A Libertarian Nightmare in Action:The Honduras?
By Robert Wenzel
Over at Salon, Edwin Lyngar tells us that he has given up on libertarianism because of a recent vacation he took to the Honduras. He classified the trip as a nightmare: My libertarian vacation nightmare: How Ayn Rand, Ron Paul & their groupies were all debunked
I am really not sure how he reached the conclusion that the Honduras is a libertarian country, but he did:
Eliminate all taxes, privatize everything, load a country up with guns and oppose all public expenditures, you end up with Honduras.
Empresa Nacional de Energía Eléctrica is Honduras's government owned and operated electrical power company. ENEE supplies 84.8% of Honduras' electricity.
Hondutel is Honduras' government owned telecommunications company. It has a monopoly on international calls.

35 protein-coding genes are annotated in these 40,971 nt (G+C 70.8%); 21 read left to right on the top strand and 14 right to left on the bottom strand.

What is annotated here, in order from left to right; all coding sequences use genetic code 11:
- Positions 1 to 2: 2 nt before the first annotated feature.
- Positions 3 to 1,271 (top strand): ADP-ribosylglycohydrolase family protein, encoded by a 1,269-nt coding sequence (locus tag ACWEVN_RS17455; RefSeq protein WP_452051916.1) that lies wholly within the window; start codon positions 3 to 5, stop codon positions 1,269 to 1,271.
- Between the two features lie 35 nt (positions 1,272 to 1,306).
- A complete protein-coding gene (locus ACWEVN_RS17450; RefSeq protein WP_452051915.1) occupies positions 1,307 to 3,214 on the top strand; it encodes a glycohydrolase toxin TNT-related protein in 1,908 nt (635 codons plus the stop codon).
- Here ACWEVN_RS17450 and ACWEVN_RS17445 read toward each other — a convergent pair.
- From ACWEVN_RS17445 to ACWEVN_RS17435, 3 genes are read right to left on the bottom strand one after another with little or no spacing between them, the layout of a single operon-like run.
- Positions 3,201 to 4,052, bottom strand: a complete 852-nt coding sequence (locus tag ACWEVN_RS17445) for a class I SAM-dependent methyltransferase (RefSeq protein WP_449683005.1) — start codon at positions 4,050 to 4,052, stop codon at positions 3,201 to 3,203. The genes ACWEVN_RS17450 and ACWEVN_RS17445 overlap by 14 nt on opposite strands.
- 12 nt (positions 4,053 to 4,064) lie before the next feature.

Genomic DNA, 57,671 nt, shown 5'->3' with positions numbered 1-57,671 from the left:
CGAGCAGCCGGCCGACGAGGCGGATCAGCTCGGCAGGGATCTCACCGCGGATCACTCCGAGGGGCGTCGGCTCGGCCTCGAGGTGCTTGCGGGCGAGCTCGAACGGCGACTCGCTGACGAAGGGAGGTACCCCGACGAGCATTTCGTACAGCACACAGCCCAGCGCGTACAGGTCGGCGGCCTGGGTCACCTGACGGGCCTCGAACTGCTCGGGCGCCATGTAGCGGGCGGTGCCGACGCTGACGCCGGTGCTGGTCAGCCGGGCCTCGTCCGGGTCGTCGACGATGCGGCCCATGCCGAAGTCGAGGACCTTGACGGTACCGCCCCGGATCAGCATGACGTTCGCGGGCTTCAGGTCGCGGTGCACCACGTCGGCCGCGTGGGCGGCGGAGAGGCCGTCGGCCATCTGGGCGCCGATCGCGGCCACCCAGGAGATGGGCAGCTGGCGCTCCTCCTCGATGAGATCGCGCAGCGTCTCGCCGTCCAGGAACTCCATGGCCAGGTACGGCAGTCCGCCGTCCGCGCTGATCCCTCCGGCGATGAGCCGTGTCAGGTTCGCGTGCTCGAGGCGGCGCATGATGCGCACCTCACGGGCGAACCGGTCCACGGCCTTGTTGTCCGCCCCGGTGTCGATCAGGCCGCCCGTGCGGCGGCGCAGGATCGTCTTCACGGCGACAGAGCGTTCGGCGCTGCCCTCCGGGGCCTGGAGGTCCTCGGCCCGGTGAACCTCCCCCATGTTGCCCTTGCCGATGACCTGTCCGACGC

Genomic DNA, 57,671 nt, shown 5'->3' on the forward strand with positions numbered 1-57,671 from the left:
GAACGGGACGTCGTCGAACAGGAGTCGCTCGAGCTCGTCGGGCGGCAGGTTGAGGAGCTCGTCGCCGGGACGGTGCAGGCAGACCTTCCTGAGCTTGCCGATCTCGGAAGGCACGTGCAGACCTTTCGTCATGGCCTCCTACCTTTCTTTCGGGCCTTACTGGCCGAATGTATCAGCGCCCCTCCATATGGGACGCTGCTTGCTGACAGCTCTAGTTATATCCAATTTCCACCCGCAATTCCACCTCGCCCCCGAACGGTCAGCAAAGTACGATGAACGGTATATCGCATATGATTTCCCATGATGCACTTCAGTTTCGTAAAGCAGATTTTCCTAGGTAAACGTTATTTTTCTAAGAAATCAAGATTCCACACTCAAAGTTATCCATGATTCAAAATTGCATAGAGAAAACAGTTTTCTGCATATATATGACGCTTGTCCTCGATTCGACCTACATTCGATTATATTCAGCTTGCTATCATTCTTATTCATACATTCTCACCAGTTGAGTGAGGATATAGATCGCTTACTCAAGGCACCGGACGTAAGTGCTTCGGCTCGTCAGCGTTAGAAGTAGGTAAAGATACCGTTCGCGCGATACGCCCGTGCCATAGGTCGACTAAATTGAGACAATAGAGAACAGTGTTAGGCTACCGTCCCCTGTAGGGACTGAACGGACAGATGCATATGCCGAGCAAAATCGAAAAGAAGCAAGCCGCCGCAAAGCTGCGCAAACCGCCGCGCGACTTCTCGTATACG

Neither of these government owned companies would be something you would find in a libertarian country.
But Lyngar goes on:
The country has a handful of really rich people, a small group of middle-class, some security guards who seem to be getting by and a massive group of people who are starving to death and living in slums.
This tipped me off right away. There is no way you are going to see such slums in a country, unless there are high minimum wage laws and regulations which make it difficult to start a business. So I did some digging.
Honduras has the most complex minimum wage laws I have ever seen. Take a look for yourself.
As far as starting a business, the World Bank lists it as extremely difficult to do so in Honduras, with a rank of 138 out of 189 countries. Which is to say nothing about its ranking for Enforcing Contracts (166).
I only took a few minutes to do research on the obvious, minimum wage laws and start up difficulties, but any country which is so oppressive in these two sectors is likely to be a regulation nightmare across the board. That's why you have extensive slums in the country---and it has nothing to do with the philosophy of Ron Paul or Ayn Rand.